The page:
Z continuously lifted the bottom of the egg batter with a spatula, to prevent it from sticking to the pan. Then, once the egg mixture was mostly cooked through (i.e., wasn’t runny anywhere), we added some crumbled feta and then Z attempted the flip.

It was a quick, hold-your-breath kind of moment.

Although the frittata didn’t stay together 100 percent, we still considered the flip a success.

We let the bottom of the frittata cook through (about 4-5 minutes), and then we cut the frittata into four pieces. We served ours with some toasted pita bread and salsa (a weird combo, but hey – we’re working with what we’ve got).

The end result might not look like a perfectly fluffy frittata, but for our first attempt, it was successful. We both loved the combination of the veggies with the tangy feta, although I will change up the spices next time – the frittata was a little too “breakfast-y” and not as savory as we had hoped.

Have you ever made a frittata? What spices/ingredients do you like to use in your's?

Wednesday, September 14, 2011

Quality Over Cost

Since painting and moving are my new hobbies, I’ve had little time to cook or go out to eat these days. (But, on the bright side, painting is coming along quite nicely!).

Because I have little food content to share with you, I was interested in picking your economical brains. Last night, I was thinking how my cheap self would rarely ever purchase items like cereal, chips and wine if they weren’t on sale (because there are plenty of their counterparts that are), but I’d always pay full price for these things:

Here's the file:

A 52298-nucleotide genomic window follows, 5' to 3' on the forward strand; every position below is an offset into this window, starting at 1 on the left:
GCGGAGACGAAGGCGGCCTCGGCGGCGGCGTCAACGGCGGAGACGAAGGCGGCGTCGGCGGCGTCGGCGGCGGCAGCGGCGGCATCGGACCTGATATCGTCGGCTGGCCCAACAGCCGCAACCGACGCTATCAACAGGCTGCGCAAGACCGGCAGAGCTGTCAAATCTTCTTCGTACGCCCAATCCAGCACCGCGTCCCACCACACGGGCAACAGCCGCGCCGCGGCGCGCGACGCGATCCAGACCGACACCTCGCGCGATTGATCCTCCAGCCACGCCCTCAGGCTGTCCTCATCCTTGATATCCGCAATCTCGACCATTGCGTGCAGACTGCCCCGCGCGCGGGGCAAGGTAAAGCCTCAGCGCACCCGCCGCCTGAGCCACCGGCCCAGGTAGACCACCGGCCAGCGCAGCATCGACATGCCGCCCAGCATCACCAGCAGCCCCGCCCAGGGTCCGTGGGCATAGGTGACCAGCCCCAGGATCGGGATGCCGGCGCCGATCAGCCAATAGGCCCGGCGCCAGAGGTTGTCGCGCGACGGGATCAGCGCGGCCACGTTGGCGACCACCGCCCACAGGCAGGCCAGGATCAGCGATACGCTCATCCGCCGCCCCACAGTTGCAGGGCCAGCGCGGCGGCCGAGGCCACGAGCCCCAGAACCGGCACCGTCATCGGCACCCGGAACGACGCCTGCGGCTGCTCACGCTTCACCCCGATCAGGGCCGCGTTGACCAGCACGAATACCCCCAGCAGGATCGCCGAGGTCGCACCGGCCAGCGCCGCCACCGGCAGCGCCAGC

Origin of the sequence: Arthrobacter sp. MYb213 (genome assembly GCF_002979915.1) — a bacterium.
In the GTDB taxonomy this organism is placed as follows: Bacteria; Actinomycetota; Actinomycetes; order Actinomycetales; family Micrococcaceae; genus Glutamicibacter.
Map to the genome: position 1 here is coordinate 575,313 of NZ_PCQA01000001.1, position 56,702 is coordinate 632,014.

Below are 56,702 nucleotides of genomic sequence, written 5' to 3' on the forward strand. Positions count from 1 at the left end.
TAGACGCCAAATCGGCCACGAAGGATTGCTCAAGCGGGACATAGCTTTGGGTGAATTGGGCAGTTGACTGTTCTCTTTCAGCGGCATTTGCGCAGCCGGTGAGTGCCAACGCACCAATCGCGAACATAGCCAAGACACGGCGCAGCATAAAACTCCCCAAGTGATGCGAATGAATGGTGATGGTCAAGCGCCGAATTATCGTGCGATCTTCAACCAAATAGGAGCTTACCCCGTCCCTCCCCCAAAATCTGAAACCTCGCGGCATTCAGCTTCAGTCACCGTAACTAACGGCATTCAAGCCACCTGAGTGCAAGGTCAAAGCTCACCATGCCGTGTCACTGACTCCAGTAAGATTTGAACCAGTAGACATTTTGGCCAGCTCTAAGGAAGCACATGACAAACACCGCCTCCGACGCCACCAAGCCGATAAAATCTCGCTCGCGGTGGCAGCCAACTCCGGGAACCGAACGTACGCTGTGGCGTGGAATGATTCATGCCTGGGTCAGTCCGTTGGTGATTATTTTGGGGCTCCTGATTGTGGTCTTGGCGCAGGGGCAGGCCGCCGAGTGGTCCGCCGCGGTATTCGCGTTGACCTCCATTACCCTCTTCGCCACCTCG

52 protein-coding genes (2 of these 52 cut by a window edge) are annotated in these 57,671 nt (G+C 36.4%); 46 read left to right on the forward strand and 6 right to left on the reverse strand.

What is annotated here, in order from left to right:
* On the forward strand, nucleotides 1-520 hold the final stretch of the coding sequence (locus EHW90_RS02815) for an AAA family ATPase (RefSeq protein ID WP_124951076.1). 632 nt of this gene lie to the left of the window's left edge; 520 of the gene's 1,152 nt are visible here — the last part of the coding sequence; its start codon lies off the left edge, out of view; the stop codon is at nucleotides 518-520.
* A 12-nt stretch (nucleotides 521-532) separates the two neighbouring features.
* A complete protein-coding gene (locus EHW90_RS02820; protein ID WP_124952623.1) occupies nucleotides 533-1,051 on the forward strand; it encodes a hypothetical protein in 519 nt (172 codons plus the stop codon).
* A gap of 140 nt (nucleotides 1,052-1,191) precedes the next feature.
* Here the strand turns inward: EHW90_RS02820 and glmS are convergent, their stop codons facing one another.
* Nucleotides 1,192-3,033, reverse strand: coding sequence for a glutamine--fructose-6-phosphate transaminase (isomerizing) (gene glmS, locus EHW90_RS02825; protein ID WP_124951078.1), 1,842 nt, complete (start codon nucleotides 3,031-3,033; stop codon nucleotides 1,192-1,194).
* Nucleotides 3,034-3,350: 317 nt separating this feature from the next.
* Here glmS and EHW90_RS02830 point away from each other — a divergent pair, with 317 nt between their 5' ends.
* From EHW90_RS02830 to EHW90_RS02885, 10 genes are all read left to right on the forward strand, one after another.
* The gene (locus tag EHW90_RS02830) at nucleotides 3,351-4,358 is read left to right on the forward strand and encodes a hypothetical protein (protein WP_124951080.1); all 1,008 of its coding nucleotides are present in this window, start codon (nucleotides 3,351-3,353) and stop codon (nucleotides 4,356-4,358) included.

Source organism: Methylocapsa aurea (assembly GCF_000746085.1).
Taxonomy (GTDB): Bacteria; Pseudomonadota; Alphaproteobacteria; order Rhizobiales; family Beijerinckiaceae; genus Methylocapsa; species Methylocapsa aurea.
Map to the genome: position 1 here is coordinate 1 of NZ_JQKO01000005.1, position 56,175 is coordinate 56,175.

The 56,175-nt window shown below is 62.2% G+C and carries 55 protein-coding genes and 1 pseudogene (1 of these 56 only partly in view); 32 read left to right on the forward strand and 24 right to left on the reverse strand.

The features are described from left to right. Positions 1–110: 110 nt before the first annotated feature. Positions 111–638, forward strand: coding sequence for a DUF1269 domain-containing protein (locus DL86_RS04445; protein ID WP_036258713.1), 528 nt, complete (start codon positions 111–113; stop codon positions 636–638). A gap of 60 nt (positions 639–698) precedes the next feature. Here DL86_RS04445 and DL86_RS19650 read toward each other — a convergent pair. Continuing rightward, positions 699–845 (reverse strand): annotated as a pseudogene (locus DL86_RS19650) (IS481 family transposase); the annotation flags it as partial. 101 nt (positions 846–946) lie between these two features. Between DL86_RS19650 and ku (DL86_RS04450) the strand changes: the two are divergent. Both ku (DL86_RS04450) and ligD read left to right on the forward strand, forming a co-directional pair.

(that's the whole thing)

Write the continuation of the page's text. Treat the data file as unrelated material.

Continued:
-LUNA Bars

-Beer (specifically, microbrews/craft beer)

-Avocados (because I love them and they’re hardly ever on sale)

-Bread (I eat too much of it to not buy the good stuff!)


Although I'm economical at heart, there are just some foods/drinks I love that are worth buying despite the price tag. In certain cases, quality is more important than cost.

Now, it’s your turn: What foods/beverages would you always pay full price for?

Monday, September 12, 2011

Easy Mediterranean Salad

This Mediterranean salad makes a perfectly light, simple and fairly economical side dish for any gathering. This vibrant dish is chocked full of tomatoes, cucumbers, kalamata olives, crumbled feta, red onions and red peppers - and dressed simply with olive oil, lemon juice, black pepper and fresh oregano. Z made this dish for a family party we attended on Saturday, and it was a huge hit - especially with me. I had about five three servings of it!

What simple side dishes do love making for get togethers?